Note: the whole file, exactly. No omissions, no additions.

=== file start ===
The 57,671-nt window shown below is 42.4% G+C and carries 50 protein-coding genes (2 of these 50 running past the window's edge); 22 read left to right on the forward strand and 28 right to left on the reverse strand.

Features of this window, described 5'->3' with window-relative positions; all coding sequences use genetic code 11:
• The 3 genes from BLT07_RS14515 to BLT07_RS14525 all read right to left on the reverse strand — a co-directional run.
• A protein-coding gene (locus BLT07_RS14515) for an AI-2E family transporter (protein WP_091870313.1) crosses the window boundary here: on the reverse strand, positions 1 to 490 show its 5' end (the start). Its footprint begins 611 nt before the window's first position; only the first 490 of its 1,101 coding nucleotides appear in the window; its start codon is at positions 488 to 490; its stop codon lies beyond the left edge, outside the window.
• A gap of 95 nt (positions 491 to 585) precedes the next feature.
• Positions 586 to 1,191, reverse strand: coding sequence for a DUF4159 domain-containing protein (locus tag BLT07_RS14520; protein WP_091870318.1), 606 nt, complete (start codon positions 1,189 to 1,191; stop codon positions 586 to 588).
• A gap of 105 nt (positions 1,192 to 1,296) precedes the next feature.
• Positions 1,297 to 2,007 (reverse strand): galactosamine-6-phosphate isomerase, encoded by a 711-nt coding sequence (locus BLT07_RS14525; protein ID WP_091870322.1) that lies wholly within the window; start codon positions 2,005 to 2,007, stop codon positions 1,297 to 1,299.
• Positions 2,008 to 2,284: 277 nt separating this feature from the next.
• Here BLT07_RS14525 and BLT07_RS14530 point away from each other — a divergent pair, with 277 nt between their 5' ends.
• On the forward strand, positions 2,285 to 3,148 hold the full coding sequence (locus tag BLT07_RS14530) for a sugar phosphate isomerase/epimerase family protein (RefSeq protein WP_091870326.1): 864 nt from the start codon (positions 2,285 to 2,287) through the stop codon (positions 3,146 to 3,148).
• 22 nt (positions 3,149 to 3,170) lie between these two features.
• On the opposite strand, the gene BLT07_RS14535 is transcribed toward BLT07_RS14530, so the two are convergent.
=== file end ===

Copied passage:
The 57,671-nt window shown below is 42.4% G+C and carries 50 protein-coding genes (2 of these 50 running past the window's edge); 22 read left to right on the forward strand and 28 right to left on the reverse strand.

Features of this window, described 5'->3' with window-relative positions; all coding sequences use genetic code 11:
• The 3 genes from BLT07_RS14515 to BLT07_RS14525 all read right to left on the reverse strand — a co-directional run.
• A protein-coding gene (locus BLT07_RS14515) for an AI-2E family transporter (protein WP_091870313.1) crosses the window boundary here: on the reverse strand, positions 1 to 490 show its 5' end (the start). Its footprint begins 611 nt before the window's first position; only the first 490 of its 1,101 coding nucleotides appear in the window; its start codon is at positions 488 to 490; its stop codon lies beyond the left edge, outside the window.
• A gap of 95 nt (positions 491 to 585) precedes the next feature.
• Positions 586 to 1,191, reverse strand: coding sequence for a DUF4159 domain-containing protein (locus tag BLT07_RS14520; protein WP_091870318.1), 606 nt, complete (start codon positions 1,189 to 1,191; stop codon positions 586 to 588).
• A gap of 105 nt (positions 1,192 to 1,296) precedes the next feature.
• Positions 1,297 to 2,007 (reverse strand): galactosamine-6-phosphate isomerase, encoded by a 711-nt coding sequence (locus BLT07_RS14525; protein ID WP_091870322.1) that lies wholly within the window; start codon positions 2,005 to 2,007, stop codon positions 1,297 to 1,299.
• Positions 2,008 to 2,284: 277 nt separating this feature from the next.
• Here BLT07_RS14525 and BLT07_RS14530 point away from each other — a divergent pair, with 277 nt between their 5' ends.
• On the forward strand, positions 2,285 to 3,148 hold the full coding sequence (locus tag BLT07_RS14530) for a sugar phosphate isomerase/epimerase family protein (RefSeq protein WP_091870326.1): 864 nt from the start codon (positions 2,285 to 2,287) through the stop codon (positions 3,146 to 3,148).
• 22 nt (positions 3,149 to 3,170) lie between these two features.
• On the opposite strand, the gene BLT07_RS14535 is transcribed toward BLT07_RS14530, so the two are convergent.